Recent reports in Vice and The Daily Beast have confirmed that a significant number of current and former ADL employees are frustrated with this orientation, and specifically with Greenblatt’s public embrace of Musk, which many see as undermining the organization’s work. “There’s a pattern of Jonathan going rogue—belittling in-house experts and ignoring talking points prepared for him,” said a former ADL staffer. Under these circumstances, added the current ADL staffer, “it’s hard to see how Yaël [Eisenstat], a leading pro-democracy internet advocate, could maintain that reputation and influence if she had to continue to stay quiet and accept ADL’s endorsement of online censorship of anti-Israel critiques, not to mention the broader disregard of her advice and leadership.” The departure of Eisenstat is perhaps the most significant sign to date of the widespread staff discontent surrounding Greenblatt’s leadership, demonstrating, in the words of the former ADL staffer, that “there are a lot of people of all political stripes at ADL who believe what Jonathan is doing is reprehensible.”

“There are a lot of people of all political stripes at ADL who believe what Jonathan is doing is reprehensible.”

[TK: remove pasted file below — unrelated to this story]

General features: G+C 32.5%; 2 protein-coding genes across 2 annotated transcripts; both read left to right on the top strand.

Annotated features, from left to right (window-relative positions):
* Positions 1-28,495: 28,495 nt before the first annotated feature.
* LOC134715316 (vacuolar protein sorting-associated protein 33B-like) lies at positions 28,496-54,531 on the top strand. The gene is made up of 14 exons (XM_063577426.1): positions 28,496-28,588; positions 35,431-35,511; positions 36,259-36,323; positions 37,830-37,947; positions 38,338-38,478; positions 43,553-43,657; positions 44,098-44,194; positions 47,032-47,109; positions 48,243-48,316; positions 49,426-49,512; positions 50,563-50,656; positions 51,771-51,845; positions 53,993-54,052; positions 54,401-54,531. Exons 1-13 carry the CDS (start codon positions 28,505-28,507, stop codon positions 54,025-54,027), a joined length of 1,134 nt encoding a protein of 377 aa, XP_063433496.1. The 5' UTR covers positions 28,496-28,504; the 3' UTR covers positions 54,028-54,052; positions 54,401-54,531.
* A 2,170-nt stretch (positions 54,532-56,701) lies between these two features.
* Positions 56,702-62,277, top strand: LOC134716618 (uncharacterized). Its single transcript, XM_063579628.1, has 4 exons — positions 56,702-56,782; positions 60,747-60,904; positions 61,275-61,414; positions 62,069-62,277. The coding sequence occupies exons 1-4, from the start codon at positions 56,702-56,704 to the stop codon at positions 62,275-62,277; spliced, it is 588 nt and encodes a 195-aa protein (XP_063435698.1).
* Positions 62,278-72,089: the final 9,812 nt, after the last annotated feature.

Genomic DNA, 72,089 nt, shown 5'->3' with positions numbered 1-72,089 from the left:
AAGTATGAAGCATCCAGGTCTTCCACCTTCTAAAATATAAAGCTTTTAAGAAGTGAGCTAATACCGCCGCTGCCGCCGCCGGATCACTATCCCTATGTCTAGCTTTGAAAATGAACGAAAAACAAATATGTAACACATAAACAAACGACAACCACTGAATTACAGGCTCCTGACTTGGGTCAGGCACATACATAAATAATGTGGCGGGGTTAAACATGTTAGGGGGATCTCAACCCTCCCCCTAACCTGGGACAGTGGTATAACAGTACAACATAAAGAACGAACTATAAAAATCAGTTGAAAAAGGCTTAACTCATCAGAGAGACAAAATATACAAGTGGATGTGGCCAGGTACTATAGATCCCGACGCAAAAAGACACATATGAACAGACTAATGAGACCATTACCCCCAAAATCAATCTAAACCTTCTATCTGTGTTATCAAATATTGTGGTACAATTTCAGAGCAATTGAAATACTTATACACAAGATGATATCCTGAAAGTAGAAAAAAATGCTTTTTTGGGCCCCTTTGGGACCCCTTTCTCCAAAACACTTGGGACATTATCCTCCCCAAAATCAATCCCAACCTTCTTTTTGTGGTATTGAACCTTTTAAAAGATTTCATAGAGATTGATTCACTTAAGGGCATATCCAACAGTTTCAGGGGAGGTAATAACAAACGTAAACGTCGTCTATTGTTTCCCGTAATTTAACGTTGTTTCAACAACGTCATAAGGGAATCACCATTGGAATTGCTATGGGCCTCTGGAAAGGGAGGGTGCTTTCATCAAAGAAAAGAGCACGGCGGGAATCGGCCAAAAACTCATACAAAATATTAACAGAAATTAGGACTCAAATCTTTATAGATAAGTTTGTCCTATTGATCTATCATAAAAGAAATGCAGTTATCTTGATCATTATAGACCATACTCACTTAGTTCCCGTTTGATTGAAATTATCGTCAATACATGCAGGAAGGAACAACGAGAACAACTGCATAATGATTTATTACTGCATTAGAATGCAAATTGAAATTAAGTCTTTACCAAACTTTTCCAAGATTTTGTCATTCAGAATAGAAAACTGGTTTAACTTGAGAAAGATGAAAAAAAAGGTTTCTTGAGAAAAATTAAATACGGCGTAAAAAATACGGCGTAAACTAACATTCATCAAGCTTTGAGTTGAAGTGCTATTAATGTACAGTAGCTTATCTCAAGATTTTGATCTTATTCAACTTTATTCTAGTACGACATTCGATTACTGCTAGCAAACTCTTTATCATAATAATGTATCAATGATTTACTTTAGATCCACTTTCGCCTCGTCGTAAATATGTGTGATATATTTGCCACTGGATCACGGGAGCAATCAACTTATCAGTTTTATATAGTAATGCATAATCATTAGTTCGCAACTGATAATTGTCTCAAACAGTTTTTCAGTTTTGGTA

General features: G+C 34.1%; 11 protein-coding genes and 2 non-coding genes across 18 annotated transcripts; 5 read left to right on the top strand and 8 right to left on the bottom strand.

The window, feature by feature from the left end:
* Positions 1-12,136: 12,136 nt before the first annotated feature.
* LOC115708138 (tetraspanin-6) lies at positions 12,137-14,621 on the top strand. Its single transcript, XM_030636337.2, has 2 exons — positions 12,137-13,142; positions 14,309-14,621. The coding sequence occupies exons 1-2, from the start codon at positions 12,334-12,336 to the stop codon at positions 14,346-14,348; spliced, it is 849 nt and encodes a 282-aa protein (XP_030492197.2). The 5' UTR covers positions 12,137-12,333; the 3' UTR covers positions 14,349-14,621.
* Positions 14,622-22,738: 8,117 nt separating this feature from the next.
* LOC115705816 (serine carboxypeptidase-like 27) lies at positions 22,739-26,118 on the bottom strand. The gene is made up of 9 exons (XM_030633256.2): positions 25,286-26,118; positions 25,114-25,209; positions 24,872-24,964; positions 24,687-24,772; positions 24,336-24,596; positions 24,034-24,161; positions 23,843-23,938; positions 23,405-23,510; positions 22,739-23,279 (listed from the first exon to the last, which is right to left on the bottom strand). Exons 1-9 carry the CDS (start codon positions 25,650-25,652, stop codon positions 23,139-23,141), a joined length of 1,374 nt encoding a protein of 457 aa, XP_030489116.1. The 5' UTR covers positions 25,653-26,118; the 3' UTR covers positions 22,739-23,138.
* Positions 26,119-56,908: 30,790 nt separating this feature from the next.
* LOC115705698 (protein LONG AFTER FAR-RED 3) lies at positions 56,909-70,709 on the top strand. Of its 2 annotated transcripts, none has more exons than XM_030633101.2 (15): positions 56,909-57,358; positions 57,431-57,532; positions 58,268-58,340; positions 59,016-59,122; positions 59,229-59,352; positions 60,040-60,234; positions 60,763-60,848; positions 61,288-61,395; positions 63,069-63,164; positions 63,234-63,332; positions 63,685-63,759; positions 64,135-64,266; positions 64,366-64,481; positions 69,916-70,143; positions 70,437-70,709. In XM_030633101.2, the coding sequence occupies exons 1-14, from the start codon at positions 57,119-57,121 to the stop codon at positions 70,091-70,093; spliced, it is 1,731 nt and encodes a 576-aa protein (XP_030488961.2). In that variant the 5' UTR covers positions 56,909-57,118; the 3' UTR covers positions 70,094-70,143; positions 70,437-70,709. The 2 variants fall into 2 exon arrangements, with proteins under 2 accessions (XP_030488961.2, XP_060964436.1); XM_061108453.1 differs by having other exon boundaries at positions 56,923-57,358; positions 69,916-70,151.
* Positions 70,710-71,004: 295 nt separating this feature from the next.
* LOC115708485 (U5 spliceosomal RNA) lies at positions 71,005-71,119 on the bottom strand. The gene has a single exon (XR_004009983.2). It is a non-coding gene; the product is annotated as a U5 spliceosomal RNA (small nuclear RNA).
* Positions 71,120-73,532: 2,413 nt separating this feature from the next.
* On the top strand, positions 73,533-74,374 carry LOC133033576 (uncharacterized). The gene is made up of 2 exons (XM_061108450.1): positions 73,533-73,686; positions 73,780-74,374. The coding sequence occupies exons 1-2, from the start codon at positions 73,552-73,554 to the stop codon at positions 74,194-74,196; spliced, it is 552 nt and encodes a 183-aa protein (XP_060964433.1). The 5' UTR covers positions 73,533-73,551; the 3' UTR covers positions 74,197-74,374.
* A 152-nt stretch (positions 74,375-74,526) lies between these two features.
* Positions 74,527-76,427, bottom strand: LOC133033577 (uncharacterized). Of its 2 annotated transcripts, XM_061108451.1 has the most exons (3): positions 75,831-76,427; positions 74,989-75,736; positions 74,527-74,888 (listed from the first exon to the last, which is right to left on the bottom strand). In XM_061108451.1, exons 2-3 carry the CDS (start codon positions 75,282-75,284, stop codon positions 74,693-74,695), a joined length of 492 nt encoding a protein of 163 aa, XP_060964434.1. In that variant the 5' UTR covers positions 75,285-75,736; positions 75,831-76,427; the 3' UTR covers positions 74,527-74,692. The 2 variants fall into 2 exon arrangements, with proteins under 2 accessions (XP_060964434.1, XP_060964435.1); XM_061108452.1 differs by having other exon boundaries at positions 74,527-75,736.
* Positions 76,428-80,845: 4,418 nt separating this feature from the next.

The ADL founded the CTS in 2017 with the goal of creating a Silicon Valley-based hub to fight online expressions of antisemitism and other forms of identity-based discrimination. After originally focusing on building a machine learning tool that could help identify and moderate antisemitic content, the CTS shifted to researching online hate and advising tech companies on how they could better their hate speech policies. The group enjoyed influence in Silicon Valley thanks to the ADL’s prestige. “The weight of the ADL’s name behind things we did meant we could sit in on conversations with Google or Tik Tok, and it felt like they were actually listening to the things that we were saying,” said a second former ADL employee. “Sometimes that led to actual change in how they ran their platform.” In September 2022, the CTS hired Eisenstat, whom The Washington Post described as “one of the most prominent critics of how [Facebook] and its peers tackle hate speech and misinformation.” Bringing Eisenstat on further amplified the CTS’s reputation: “She brought a ton of experience and a ton of credibility, which I think really bolstered CTS,” said a third former staffer. At the ADL, according to a fourth former employee, Eisenstat was especially interested in reforming the Big Tech business model, which relies on outrageous content to spur engagement and deliver clicks to advertisers; specifically, she wanted to hold companies accountable for recommending harmful content.